– The Spotlight series highlights the research of female economists, one at a time.–
Michele Tertilt is a Professor of Economics at the University of Mannheim in Germany. She received her Ph.D. from the University of Minnesota and worked as an Assistant Professor at Stanford University before joining Mannheim. Michele is a Managing Editor at the Review of Economic Studies and an Associate Editor of the Journal of Development Economics. She is also a Research Affiliate at BREAD and the European Development Research Network (EUDN) and a Research Fellow at CEPR.
Michele’s research concentrates on macroeconomics with a special focus on development and intra-family interactions. Her work has been published in top journals, including the American Economic Review, Econometrica, the Journal of Political Economy, the Quarterly Journal of Economics, and the Review of Economic Studies.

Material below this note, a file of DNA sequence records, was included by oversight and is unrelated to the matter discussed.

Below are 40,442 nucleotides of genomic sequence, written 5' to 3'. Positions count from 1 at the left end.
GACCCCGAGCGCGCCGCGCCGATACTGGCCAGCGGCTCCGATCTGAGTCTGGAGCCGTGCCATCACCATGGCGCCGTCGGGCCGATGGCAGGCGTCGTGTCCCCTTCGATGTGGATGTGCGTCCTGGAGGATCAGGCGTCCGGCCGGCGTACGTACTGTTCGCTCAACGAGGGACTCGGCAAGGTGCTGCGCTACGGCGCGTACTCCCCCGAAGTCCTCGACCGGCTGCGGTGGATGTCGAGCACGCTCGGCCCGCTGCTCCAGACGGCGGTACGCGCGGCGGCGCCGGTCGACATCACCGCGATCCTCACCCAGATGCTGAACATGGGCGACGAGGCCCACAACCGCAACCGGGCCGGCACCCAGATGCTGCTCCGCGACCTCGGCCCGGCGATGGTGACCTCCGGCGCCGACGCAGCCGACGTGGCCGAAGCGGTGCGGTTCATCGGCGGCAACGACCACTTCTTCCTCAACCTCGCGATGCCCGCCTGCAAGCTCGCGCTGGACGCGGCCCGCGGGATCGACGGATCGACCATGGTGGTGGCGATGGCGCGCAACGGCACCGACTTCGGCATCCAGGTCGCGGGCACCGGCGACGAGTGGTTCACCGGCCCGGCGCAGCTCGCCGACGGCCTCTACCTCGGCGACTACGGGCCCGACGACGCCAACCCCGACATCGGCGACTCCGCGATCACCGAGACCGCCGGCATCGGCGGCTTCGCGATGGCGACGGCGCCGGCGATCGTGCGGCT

One of her papers, jointly written with Matthias Doepke, that I really like is “Women’s Liberation: What’s in it for men?” “The nineteenth century witnessed dramatic improvements in the legal rights of married women. Given that they took place long before women gained the right to vote, these changes amounted to a voluntary renouncement of power by men.” In this paper, they “investigate men’s incentives for sharing power with women.” They “show that men face a tradeoff between the rights they want for their own wives (namely none) and the rights of other women in the economy. Men prefer other men’s wives to have rights because men care about their own daughters and because an expansion of women’s rights increases educational investments in children.” They “show that men may agree to relinquish some of their power once technological change increases the importance of human capital.” They corroborate this “argument with historical evidence on the expansion of women’s rights in England and the United States.”
For more information about Michele and her research, check out her website.